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This is one of my favorite months to fly fish the Delaware River and its branches. The mountains are lit up with color, and it is very pleasant time to spend a day in the outdoors. The autumn is also …
This is one of my favorite months to fly fish the Delaware River and its branches. The mountains are lit up with color, and it is very pleasant time to spend a day in the outdoors. The autumn is also a time when many outdoorsmen are torn among multiple activities, so our rivers have little pressure. Over the last week or two, I have seen very few people along the river each day.
We have been in a period of warmer-than-normal weather that has all of our rivers fishing like it is still summer. But the best dry-fly fishing is still ahead of us. We will not see the big blue wing olive hatches of fall until we string together some cooler weather. These tiny but abundant mayflies emerge by the millions every year, but not until colder weather settles in.
All of my recent guide trips have been very good. Both our brown and rainbow trout are aware that our days are getting shorter and are looking for every opportunity to feed.
Currently we have a lot of options. dry fly, nymphing and streamer fishing are all effective at times.
Most days I have been starting my guests with nymph rigs and working the faster water sections of the river. This technique is keeping our rods bent, as this type of water is full of wild rainbows. My best approach has been to fish one large nymph, normally a #10 bead head isonychia or stonefly. I will follow the large nymph with two smaller nymphs tied directly to the hook bend. I will normally choose a #16 BH pheasant tail followed by a beadless #18 flash back pheasant tail or caddis pupa.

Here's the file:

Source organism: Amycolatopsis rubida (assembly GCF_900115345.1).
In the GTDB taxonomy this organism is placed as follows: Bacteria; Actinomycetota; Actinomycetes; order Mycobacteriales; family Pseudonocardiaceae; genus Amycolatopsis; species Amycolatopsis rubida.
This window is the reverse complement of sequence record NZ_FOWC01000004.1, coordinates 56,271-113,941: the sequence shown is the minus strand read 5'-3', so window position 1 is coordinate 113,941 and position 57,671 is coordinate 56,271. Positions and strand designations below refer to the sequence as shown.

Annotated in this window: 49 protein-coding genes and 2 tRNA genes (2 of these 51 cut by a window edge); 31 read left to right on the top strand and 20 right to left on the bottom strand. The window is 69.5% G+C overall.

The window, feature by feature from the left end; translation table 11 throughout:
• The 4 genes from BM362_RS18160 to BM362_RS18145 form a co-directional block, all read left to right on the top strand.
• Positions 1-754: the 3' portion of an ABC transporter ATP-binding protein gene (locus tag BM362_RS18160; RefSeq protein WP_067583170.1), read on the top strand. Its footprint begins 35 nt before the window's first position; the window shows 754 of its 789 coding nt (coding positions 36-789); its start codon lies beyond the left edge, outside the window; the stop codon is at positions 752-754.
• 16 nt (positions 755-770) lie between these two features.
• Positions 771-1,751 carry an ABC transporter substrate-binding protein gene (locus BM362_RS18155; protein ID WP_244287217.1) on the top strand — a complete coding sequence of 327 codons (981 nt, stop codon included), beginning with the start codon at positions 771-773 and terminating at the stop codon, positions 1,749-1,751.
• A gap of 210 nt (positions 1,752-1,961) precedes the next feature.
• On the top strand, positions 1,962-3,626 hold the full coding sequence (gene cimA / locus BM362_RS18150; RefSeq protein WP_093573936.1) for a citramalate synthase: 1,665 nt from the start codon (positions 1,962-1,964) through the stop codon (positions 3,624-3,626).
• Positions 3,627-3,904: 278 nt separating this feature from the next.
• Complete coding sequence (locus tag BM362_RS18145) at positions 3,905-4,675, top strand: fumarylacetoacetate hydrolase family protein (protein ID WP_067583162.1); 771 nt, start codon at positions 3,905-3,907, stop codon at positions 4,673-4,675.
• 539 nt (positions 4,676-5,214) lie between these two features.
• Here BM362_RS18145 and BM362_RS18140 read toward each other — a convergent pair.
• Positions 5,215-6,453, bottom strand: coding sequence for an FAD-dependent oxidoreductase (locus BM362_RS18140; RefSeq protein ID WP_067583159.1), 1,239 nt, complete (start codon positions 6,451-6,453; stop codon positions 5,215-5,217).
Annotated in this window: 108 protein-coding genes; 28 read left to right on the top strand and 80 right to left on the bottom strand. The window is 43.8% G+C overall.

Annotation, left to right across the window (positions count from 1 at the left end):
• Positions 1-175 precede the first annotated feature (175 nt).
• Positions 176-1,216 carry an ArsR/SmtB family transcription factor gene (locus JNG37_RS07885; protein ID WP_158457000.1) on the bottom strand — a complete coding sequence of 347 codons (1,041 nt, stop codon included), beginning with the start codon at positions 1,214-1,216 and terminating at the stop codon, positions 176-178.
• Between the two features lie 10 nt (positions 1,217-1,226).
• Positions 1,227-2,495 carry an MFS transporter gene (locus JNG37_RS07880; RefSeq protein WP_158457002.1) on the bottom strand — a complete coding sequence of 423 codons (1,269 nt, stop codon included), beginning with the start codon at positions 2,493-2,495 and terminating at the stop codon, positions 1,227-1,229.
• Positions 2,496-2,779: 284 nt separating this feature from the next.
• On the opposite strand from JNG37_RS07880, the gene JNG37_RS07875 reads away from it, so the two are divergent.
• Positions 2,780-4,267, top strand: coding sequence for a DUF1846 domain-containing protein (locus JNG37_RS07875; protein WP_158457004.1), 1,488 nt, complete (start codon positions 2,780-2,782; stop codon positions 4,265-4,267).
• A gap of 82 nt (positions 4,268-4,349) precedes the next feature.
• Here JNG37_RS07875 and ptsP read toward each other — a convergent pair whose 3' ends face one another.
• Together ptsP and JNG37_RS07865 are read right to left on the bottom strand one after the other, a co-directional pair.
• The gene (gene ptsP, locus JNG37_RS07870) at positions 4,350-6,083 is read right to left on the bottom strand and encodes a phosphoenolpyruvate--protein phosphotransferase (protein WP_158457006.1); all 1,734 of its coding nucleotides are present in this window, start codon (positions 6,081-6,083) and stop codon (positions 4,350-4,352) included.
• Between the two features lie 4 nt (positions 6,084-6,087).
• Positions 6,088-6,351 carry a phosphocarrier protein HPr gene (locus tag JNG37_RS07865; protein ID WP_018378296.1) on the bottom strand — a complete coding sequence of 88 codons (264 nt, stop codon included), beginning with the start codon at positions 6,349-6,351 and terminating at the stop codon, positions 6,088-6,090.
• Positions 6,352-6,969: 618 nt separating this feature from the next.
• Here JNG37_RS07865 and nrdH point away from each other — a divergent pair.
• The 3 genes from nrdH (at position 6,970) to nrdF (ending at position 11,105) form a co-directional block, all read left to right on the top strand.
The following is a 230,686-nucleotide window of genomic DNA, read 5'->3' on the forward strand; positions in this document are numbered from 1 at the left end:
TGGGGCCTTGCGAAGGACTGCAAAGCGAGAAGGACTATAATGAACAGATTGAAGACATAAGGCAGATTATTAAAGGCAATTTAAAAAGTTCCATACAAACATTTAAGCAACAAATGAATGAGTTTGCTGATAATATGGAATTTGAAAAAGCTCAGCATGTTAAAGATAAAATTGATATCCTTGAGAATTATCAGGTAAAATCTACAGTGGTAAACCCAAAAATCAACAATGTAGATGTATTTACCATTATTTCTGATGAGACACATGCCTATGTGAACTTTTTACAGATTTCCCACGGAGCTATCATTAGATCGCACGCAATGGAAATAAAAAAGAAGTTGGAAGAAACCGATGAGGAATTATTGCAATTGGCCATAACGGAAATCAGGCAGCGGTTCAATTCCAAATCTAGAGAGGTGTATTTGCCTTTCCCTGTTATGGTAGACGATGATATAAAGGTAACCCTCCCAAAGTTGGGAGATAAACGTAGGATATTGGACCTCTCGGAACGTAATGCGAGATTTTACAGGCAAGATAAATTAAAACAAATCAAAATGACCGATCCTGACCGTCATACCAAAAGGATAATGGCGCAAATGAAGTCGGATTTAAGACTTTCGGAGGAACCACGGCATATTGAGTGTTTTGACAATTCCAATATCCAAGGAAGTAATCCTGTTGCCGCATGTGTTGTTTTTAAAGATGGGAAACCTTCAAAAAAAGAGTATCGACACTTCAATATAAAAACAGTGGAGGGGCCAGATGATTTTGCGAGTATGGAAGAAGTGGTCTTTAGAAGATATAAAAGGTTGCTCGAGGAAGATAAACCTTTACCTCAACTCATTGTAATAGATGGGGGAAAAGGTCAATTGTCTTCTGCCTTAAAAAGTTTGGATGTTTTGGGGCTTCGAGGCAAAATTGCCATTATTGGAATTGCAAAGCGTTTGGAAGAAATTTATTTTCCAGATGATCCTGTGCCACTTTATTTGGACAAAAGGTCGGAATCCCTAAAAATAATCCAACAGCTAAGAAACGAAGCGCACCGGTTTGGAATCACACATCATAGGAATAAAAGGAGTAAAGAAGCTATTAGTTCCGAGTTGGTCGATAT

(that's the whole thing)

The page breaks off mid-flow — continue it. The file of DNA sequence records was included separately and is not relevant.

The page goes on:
This is my go-to method for fishing the non-hatch periods of the day.
Dry-fly activity is now possible at any time of day in flurries that pop up here and there. There are isolated places where the insect activity is good, but the vast majority of the river will not see steady insect activity until the cold-weather blue wing olives start up.
If you are set on fishing the dry fly, then covering lots of water is the way to go: if you are observant there are always a few fish sticking their heads up. Many times a move of only a short distance may reveal activity. Isonychia dry flies are still a good searching pattern, and all Delaware trout are also suckers for small rusty spinners.
But olives are the main staple in the trout’s diet, and as this month progresses, they will become about the only food source available to the trout. As the larger insects fade out there will be a major shift in how the trout use the river. Much of the river environment will become void of fish, as the trout population transitions from summer holding water to the slowest pools and eddies. This movement is essential so that the trout can feed efficiently on the smaller insects. So late-season success is always tied directly to how well you search the slow water flats and tail outs of the bigger pools.
Once the olives are established I like to fish a few dry flies that always get the job done. My favorites are traditional Catskill-style dry flies, CDC Knock Down Duns, Hackle Wing Cripples and Hackle Wing Spinners. All of these flies are fished small and all are tied to imitate olives. I will try #16 through #20 flies, but the #18 is usually the sweet spot.
One last note: Many people are unaware of just how long the trout will stay active and continue surface feeding each year. It continues long after most of us have given up due to uncomfortable weather.